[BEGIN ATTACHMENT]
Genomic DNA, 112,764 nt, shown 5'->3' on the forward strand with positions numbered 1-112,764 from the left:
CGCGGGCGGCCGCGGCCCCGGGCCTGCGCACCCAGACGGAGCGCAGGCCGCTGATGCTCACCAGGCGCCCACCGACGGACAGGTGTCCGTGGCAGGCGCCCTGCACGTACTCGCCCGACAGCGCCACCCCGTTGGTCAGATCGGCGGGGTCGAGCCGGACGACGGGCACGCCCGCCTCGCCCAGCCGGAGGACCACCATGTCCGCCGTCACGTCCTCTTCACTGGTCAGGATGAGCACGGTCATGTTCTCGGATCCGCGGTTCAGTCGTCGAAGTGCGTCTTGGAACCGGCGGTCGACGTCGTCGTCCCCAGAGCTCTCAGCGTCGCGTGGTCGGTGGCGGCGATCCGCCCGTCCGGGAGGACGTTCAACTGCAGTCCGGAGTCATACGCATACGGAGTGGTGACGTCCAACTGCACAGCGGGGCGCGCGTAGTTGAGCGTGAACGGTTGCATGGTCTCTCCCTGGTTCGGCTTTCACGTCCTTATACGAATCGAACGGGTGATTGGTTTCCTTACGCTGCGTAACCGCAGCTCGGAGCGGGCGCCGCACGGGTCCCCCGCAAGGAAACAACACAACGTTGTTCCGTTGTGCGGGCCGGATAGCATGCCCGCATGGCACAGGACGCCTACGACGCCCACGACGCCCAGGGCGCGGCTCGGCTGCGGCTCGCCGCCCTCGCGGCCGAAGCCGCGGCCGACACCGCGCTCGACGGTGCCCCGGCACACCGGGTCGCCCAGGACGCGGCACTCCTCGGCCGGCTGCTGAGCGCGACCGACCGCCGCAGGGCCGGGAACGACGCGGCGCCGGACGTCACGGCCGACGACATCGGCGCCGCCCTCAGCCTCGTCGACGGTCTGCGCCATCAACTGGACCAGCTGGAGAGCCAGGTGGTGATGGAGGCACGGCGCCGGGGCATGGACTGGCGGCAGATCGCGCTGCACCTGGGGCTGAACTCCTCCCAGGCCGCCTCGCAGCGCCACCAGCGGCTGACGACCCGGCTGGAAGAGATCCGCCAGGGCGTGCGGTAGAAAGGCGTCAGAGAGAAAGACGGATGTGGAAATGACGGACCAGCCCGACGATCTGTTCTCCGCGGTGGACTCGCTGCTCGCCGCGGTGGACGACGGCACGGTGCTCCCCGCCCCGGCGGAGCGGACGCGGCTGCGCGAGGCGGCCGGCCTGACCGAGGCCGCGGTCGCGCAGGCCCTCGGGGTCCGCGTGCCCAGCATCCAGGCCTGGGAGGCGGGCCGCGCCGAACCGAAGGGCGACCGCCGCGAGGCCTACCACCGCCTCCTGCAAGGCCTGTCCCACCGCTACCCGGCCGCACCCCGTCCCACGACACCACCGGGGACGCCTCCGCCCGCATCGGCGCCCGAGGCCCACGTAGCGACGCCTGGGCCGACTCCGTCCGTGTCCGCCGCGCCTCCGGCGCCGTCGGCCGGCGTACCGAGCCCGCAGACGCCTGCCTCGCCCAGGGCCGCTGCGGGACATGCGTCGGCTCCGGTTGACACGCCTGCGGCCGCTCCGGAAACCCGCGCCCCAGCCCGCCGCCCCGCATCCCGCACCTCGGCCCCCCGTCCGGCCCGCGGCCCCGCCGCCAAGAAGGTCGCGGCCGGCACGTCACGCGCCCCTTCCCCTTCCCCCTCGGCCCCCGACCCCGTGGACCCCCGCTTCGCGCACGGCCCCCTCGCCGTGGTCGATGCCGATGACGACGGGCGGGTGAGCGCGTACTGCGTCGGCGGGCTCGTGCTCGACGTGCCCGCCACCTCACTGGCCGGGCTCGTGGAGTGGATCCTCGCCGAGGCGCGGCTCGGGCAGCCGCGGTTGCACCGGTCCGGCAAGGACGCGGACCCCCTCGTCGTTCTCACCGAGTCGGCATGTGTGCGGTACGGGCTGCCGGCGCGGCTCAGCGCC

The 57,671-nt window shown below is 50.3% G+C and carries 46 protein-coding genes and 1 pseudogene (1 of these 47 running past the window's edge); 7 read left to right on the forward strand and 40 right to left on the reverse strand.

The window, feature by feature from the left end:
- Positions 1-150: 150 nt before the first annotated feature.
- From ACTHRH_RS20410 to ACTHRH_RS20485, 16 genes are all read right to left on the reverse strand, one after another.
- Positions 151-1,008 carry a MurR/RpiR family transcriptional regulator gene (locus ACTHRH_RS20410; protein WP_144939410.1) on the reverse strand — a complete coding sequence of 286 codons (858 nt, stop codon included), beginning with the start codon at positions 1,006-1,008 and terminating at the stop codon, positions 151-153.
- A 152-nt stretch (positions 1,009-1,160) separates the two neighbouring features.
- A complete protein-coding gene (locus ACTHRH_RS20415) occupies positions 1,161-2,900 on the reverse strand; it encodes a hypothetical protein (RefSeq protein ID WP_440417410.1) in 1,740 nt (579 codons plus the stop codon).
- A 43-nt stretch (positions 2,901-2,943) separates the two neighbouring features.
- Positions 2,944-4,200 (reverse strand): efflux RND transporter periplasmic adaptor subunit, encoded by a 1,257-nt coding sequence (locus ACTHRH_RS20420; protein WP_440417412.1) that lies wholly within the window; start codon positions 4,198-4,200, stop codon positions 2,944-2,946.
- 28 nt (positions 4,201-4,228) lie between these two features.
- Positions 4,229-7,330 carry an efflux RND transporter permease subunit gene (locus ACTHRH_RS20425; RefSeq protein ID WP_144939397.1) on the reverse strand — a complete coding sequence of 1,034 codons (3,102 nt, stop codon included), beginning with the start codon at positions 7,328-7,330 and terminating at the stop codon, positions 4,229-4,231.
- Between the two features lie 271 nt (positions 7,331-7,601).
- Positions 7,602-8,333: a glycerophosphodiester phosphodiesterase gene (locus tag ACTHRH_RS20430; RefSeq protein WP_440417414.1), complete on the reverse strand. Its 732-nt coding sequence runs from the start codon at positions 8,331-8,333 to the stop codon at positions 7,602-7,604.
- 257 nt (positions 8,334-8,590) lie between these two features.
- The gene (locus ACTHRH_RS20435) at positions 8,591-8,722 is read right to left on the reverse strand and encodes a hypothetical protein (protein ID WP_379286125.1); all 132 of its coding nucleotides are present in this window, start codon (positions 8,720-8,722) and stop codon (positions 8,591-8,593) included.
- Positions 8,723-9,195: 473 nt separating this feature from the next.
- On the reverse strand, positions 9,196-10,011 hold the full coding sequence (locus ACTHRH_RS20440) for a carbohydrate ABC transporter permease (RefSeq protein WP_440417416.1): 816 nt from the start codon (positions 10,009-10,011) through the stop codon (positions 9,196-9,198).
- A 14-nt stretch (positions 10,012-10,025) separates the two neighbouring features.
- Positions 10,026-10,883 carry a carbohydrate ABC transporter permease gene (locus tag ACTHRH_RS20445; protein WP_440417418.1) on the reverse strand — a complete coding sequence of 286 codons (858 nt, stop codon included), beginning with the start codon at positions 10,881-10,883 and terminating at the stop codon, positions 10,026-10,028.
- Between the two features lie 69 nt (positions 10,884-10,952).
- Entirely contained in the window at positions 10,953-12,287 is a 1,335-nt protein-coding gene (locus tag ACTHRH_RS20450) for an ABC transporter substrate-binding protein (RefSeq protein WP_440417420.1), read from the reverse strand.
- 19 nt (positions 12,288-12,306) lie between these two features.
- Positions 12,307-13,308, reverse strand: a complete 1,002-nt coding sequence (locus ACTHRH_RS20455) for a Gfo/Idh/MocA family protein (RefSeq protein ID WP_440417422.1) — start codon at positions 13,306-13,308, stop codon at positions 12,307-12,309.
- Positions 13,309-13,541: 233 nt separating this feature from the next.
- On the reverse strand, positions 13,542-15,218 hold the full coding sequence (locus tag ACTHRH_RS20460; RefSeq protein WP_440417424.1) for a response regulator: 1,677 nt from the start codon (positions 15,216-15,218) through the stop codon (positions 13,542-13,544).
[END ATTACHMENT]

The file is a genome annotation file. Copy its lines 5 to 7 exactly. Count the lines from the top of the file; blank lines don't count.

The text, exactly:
- Positions 1-150: 150 nt before the first annotated feature.
- From ACTHRH_RS20410 to ACTHRH_RS20485, 16 genes are all read right to left on the reverse strand, one after another.
- Positions 151-1,008 carry a MurR/RpiR family transcriptional regulator gene (locus ACTHRH_RS20410; protein WP_144939410.1) on the reverse strand — a complete coding sequence of 286 codons (858 nt, stop codon included), beginning with the start codon at positions 1,006-1,008 and terminating at the stop codon, positions 151-153.